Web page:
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Father’s Day, Fashion, and Football

On Father’s Day, let’s briefly recap the will of fashion designer, Oscar De La Renta, who died last Fall.  It was recently reported that he snubbed his adopted son, Moises, in his will because he was upset that his then 20 year old son had tried to compete with him in the fashion design business by producing five or six pieces under his own name 10 years ago.  De La Renta left $18 million of real estate to his second wife of 25 years, then put the rest in trust for her, her children, and his son.  That amount likely was $5.34 million.

Several points:

1.  Funds left to his wife will not be subject to estate taxation until her death while leaving anything in excess of $5.34 million in trust or to his son will be taxed at a rate of 40%.

2.  Context is everything.   I doubt De La Renta was so insecure as to have been threatened or annoyed by his son’s attempt to follow him into the business.  Reporting that the son was disinherited for that reason makes for a nice narrative, albeit false.

3.  After 25 years of marriage, it is not unusual to leave a significant portion of an estate to a spouse, even if there are children from a prior marriage.  Leaving a football team worth $1 billion to a third wife of 10 years is questionable, though, Tom Benson.

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The Big Messy (Part Deux)

As I posted the other day, Tom Benson, the owner of the New Orleans Saints and the New Orleans Pelicans, recently changed his estate plan to leave his ownership interests in his teams to his 3rd wife instead of his granddaughter.  His granddaughter and other relatives filed suit alleging that he is incompetent and that his changed plan should be barred by the court.  Among other allegations, his family claims that when questioned he thought the current U.S.  President was Reagan or Truman.  He also allegedly lives on “candy, ice cream, sodas, and red wine” and forgot his daughter’s birthday.  The lawsuit portrays his wife, Gayle Benson, as a gold digger.  She allegedly has removed all photos of his daughter and grandchildren from their house while he has changed all of his previous medical care providers.

Several points:

1.  Grounds for contesting a will/trust are absence of mental incapacity (not knowing what one is doing and who one’s heirs would usually be) and undue influence (one person convinces another to leave assets to him/her due to proximity to that person).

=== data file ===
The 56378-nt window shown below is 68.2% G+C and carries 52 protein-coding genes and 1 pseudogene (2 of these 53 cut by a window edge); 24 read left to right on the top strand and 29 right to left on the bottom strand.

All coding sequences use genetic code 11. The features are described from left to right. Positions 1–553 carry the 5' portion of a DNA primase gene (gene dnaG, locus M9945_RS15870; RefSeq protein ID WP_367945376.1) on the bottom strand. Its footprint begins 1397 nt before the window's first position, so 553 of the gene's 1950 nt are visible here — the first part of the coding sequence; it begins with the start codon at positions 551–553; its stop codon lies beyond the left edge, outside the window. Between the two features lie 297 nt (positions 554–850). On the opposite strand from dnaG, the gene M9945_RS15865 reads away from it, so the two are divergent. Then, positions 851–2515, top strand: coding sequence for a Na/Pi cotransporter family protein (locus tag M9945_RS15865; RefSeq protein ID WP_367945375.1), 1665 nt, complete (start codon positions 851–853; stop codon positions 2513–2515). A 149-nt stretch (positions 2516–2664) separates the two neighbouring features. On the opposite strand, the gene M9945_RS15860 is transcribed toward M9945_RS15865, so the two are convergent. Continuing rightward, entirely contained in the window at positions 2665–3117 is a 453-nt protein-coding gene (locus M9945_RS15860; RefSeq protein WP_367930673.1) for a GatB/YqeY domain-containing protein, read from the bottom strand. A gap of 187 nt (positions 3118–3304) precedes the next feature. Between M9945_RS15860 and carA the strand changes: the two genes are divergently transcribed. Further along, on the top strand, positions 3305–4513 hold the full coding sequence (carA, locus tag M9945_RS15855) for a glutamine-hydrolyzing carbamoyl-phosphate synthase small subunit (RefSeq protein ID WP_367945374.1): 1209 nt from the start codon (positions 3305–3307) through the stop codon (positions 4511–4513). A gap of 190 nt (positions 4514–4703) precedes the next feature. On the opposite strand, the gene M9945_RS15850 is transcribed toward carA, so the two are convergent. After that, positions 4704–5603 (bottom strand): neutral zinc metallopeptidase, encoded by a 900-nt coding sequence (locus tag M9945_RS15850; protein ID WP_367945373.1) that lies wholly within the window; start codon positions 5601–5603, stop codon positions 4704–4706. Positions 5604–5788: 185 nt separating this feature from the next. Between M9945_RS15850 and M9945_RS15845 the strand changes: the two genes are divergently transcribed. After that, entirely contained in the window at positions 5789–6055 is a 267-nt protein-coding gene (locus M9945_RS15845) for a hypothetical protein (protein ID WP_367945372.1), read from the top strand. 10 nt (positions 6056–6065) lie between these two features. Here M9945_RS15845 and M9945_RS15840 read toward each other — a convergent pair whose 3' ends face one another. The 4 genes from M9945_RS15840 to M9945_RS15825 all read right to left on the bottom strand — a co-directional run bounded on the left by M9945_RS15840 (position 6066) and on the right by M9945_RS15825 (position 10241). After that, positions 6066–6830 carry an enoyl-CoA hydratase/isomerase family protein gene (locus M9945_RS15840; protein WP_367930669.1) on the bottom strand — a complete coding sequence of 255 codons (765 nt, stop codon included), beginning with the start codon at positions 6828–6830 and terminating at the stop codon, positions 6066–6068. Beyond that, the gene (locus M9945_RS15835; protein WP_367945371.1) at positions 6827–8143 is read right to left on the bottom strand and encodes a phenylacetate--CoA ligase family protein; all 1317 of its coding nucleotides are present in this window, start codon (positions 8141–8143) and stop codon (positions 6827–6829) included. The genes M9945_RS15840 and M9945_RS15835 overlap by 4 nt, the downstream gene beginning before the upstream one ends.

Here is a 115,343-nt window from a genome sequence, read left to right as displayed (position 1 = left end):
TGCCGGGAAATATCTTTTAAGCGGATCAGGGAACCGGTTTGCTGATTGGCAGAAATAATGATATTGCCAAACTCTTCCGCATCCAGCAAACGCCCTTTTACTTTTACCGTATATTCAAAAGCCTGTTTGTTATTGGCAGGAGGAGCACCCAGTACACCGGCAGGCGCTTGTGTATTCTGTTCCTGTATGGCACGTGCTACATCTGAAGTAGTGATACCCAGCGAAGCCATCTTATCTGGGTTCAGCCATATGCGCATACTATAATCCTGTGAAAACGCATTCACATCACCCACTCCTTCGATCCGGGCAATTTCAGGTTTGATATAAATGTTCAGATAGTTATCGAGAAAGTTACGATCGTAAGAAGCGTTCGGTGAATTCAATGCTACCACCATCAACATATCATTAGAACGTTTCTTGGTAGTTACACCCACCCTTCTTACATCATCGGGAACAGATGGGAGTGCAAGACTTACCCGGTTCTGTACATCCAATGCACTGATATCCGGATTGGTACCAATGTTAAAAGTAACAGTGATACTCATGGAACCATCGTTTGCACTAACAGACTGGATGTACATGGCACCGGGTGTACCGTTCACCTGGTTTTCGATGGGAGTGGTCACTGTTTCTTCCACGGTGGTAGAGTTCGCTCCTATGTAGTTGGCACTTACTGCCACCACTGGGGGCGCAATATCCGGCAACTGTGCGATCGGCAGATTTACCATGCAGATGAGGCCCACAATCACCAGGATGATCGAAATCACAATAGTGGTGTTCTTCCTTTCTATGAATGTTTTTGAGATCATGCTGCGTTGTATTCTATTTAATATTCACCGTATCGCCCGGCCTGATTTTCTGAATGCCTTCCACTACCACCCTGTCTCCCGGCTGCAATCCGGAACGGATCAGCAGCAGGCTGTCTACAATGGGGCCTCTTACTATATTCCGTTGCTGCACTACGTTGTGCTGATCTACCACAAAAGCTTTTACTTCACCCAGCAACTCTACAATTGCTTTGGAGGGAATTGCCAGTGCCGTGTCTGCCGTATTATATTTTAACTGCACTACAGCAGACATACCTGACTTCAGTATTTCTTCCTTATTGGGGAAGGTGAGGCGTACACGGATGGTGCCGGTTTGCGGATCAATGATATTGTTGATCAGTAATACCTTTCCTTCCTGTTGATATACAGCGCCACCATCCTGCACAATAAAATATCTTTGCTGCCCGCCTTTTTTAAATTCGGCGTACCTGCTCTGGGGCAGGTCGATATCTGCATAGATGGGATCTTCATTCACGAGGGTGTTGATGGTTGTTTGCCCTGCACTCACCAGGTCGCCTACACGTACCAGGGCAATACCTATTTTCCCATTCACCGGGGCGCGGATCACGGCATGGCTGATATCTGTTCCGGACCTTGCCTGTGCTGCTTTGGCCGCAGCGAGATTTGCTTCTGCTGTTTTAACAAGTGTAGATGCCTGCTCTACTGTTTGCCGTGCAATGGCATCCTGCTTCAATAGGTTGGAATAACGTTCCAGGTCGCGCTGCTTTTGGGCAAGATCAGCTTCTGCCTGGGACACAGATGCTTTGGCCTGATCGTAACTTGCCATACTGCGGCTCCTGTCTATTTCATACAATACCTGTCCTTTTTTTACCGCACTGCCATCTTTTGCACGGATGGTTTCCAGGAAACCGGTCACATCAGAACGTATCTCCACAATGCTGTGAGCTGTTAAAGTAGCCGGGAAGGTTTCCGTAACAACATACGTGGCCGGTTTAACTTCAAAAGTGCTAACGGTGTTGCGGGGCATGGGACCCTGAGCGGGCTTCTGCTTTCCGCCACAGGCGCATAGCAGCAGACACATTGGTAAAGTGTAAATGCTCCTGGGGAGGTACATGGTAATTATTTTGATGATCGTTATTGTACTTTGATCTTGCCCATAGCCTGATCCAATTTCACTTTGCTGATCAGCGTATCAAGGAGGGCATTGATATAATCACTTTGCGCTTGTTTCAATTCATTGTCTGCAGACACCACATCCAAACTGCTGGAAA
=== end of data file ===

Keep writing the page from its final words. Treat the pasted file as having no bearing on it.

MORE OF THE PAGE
2.  On the surface, it seems like there is some evidence of both a lack of mental capacity and undue influence in this matter.

3.  Don’t we all wish that we could live on “candy, ice cream, sodas,and red wine” and that Ronald Reagan was still president?

4.  It would be more appropriate if Gayle Benson were in line to inherit the 49’ers because they are named after real gold diggers.

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The Big Messy

Tom Benson, the 87 year old owner of the New Orleans Saints and New Orleans Pelicans, recently announced changes to his succession plan.  For years, his granddaughter, Rita LeBlanc, was designated as the future owner of the teams.  Benson has since changed his mind and declared that his 3rd wife, Gayle Benson, whom he married ten years ago will run the teams in the future.  He also sent a letter to his granddaughter, grandson, and daughter stating that he no longer wishes to see them or communicate with them.  He also banned them from attending Saints and Pelicans games because of the way they allegedly treated his new wife (and now future owner of the teams). Of course, the three of them have filed suit seeking to have him declared incompetent.

Several points:

1.  Purely from an estate tax viewpoint, leaving the teams to his wife makes sense because as his spouse she will not have to pay estate taxes on the bequests until her death.  The bequest to the granddaughter would have been subject to both a 40% estate tax and additional 40% generation skipping tax rate for a combined transfer tax bill of $640 million due to the billion dollar Saints alone.  The granddaughter likely would have had to sell the teams to pay this bill.

2.   Although the change in succession plan can easily be justified for death tax reasons alone, a note telling family members to never visit him again and forbidding them from attending sporting events is extreme and was guaranteed to provoke a lawsuit from the family members.

3.  As a practical matter, all children, not just those of billionaire NFL owners, should bend over backwards to accommodate an elderly parent’s new spouse lest they find themselves as disinherited “po boys” or “po girls.”

 

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All Posts By Jay Brinker

I am an attorney located in Cincinnati, Ohio who practices in the areas of estate planning, probate, asset protection, and small business advice. I make a difficult and bewildering process as simple as possible. Most importantly, I provide "more for less" for my clients.